I designed a simple 555 astable 50% duty cycle square wave generator, assembled in China on SMT PCB. It works well: Except when you touch it, or even put your fingers near it, the timing changes radically - it seems to approach a very high frequency.
I understand the human body has capacitance - is that the cause? Is there a way to limit this? It's an open circuit board, not in an enclosure. The board has a ground plane.
Related: On the scope, I see a nice square wave where expected. But the trigger wave doesn't look like the shape you see in the diagrams (exponential charging and uncharging), but small and noisy. Yet, the LED and square wave look proper. How do you explain that?
Here is the schematic:
And here is the PCB. There is also a ground pour (not shown) on the bottom:
Regarding the scope:
- With additional manual tuning, I've been able to get the square wave on the scope.
- I've also been able to get the trigger wave on the scope. It appears like a triangle wave, slightly bent - not the shape I expected.
- In both cases, DC coupling was needed. Under AC, results were very inconsistent. And AUTO didn't work - I had to manually tune and retune till I got it.
- Frequency seems to be between 1.3 Hz to 7.6 Hz, roughly double what I calculated (between 0.6 Hz to 3.6 Hz).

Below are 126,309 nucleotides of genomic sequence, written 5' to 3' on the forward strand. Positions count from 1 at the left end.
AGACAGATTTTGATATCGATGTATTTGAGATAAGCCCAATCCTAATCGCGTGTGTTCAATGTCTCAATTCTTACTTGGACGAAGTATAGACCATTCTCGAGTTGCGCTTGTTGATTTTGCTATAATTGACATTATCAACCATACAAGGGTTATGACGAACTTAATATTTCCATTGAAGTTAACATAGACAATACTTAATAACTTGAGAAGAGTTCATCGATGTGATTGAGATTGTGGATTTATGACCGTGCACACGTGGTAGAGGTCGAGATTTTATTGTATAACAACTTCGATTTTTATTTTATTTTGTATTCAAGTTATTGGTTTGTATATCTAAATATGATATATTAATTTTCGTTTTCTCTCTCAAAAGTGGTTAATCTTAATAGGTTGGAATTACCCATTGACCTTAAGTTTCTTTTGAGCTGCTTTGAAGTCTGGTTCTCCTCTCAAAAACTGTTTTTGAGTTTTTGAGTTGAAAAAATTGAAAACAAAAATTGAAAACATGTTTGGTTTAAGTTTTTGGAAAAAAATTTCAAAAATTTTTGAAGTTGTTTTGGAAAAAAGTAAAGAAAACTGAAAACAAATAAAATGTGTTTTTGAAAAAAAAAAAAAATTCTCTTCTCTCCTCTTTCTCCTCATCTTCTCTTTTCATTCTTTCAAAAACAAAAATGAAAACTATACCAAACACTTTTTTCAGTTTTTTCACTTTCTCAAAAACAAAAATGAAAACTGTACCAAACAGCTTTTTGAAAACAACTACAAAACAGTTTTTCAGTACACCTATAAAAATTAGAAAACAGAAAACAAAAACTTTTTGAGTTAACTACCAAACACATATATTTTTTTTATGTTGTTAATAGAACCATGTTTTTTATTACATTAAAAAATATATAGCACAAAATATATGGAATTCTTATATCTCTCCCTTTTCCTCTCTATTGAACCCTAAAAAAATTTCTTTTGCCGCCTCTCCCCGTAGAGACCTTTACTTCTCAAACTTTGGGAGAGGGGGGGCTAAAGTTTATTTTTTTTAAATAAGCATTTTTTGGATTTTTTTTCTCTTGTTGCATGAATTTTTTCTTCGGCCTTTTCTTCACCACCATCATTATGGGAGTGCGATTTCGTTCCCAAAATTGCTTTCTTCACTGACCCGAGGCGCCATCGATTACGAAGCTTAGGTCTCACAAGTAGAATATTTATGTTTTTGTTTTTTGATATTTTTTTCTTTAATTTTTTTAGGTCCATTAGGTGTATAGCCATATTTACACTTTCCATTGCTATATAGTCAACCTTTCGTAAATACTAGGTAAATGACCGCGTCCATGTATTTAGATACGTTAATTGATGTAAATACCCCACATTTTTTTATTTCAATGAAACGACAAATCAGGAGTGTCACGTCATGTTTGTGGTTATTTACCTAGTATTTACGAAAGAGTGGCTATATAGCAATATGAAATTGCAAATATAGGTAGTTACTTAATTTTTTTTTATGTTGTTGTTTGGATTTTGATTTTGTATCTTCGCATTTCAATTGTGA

This is my first PCB, so I'm appreciative of any suggestions and criticism, in any capacity. I've never posted schematics before, so if there's more or better information required, just let me know.
Spehro Pefhany and Justme write to connect RESET and CV, and not leave them floating. I will do that. Does that require a whole new PCB? The parts are SMT and very small, it would be hard to work with manually. Is there away to experiment anyway?
For my knowledge: Why could leaving those pins floating cause the behavior I'm seeing? Particularly the change when I go near it. Would leaving RESET floating cause the IC to spontaneously RESET? And is that what I'm seeing? How does touching the board (or putting my hands near it) affect that?
Did I calculate the frequency properly? I get between 0.6Hz to 3.6Hz.
Justme asked how I'm probing. I've plugged Dupont wires into the Jack (GND, OUT, and TRIG, not Vcc) and a breadboard. The scope has two 10x probes. On each probe, I've attached one Dupont wire to the GND clip, and plugged it into the breadboard's GND row, and a Dupont wire to the probe's hook, and plugged it into the corresponding breadboard row. One probe is compensated well, the other is not (the trimmer screw is broken) - but switching the probes didn't seem to make a difference.